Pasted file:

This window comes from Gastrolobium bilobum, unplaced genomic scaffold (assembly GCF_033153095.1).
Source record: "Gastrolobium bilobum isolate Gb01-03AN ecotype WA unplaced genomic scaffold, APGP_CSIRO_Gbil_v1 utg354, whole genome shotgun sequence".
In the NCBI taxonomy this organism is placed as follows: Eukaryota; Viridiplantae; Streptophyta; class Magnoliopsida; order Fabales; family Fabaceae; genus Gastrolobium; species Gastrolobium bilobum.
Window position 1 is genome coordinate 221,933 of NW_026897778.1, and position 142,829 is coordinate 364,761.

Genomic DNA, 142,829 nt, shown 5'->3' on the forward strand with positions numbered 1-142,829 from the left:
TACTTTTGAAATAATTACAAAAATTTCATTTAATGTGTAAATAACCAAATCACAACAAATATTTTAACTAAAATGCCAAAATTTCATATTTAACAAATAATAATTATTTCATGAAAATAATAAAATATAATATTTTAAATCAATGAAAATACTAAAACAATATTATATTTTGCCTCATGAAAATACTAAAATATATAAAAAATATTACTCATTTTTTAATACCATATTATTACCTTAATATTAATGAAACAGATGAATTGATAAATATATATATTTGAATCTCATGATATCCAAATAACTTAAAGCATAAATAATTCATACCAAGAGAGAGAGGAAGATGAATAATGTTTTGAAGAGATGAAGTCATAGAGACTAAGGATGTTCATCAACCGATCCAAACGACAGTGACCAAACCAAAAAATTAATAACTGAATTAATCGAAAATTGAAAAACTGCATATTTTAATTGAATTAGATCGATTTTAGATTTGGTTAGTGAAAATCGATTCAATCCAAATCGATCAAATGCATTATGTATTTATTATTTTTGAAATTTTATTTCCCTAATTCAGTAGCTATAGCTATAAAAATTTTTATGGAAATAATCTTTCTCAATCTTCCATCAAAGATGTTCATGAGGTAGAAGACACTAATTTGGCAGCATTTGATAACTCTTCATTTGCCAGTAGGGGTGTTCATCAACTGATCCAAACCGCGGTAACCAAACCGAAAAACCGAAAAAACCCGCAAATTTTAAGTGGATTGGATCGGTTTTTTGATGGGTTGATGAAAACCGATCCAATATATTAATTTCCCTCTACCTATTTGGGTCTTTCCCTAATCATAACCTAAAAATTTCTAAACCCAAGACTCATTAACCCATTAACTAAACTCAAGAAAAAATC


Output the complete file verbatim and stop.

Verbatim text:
This window comes from Gastrolobium bilobum, unplaced genomic scaffold (assembly GCF_033153095.1).
Source record: "Gastrolobium bilobum isolate Gb01-03AN ecotype WA unplaced genomic scaffold, APGP_CSIRO_Gbil_v1 utg354, whole genome shotgun sequence".
In the NCBI taxonomy this organism is placed as follows: Eukaryota; Viridiplantae; Streptophyta; class Magnoliopsida; order Fabales; family Fabaceae; genus Gastrolobium; species Gastrolobium bilobum.
Window position 1 is genome coordinate 221,933 of NW_026897778.1, and position 142,829 is coordinate 364,761.

Genomic DNA, 142,829 nt, shown 5'->3' on the forward strand with positions numbered 1-142,829 from the left:
TACTTTTGAAATAATTACAAAAATTTCATTTAATGTGTAAATAACCAAATCACAACAAATATTTTAACTAAAATGCCAAAATTTCATATTTAACAAATAATAATTATTTCATGAAAATAATAAAATATAATATTTTAAATCAATGAAAATACTAAAACAATATTATATTTTGCCTCATGAAAATACTAAAATATATAAAAAATATTACTCATTTTTTAATACCATATTATTACCTTAATATTAATGAAACAGATGAATTGATAAATATATATATTTGAATCTCATGATATCCAAATAACTTAAAGCATAAATAATTCATACCAAGAGAGAGAGGAAGATGAATAATGTTTTGAAGAGATGAAGTCATAGAGACTAAGGATGTTCATCAACCGATCCAAACGACAGTGACCAAACCAAAAAATTAATAACTGAATTAATCGAAAATTGAAAAACTGCATATTTTAATTGAATTAGATCGATTTTAGATTTGGTTAGTGAAAATCGATTCAATCCAAATCGATCAAATGCATTATGTATTTATTATTTTTGAAATTTTATTTCCCTAATTCAGTAGCTATAGCTATAAAAATTTTTATGGAAATAATCTTTCTCAATCTTCCATCAAAGATGTTCATGAGGTAGAAGACACTAATTTGGCAGCATTTGATAACTCTTCATTTGCCAGTAGGGGTGTTCATCAACTGATCCAAACCGCGGTAACCAAACCGAAAAACCGAAAAAACCCGCAAATTTTAAGTGGATTGGATCGGTTTTTTGATGGGTTGATGAAAACCGATCCAATATATTAATTTCCCTCTACCTATTTGGGTCTTTCCCTAATCATAACCTAAAAATTTCTAAACCCAAGACTCATTAACCCATTAACTAAACTCAAGAAAAAATC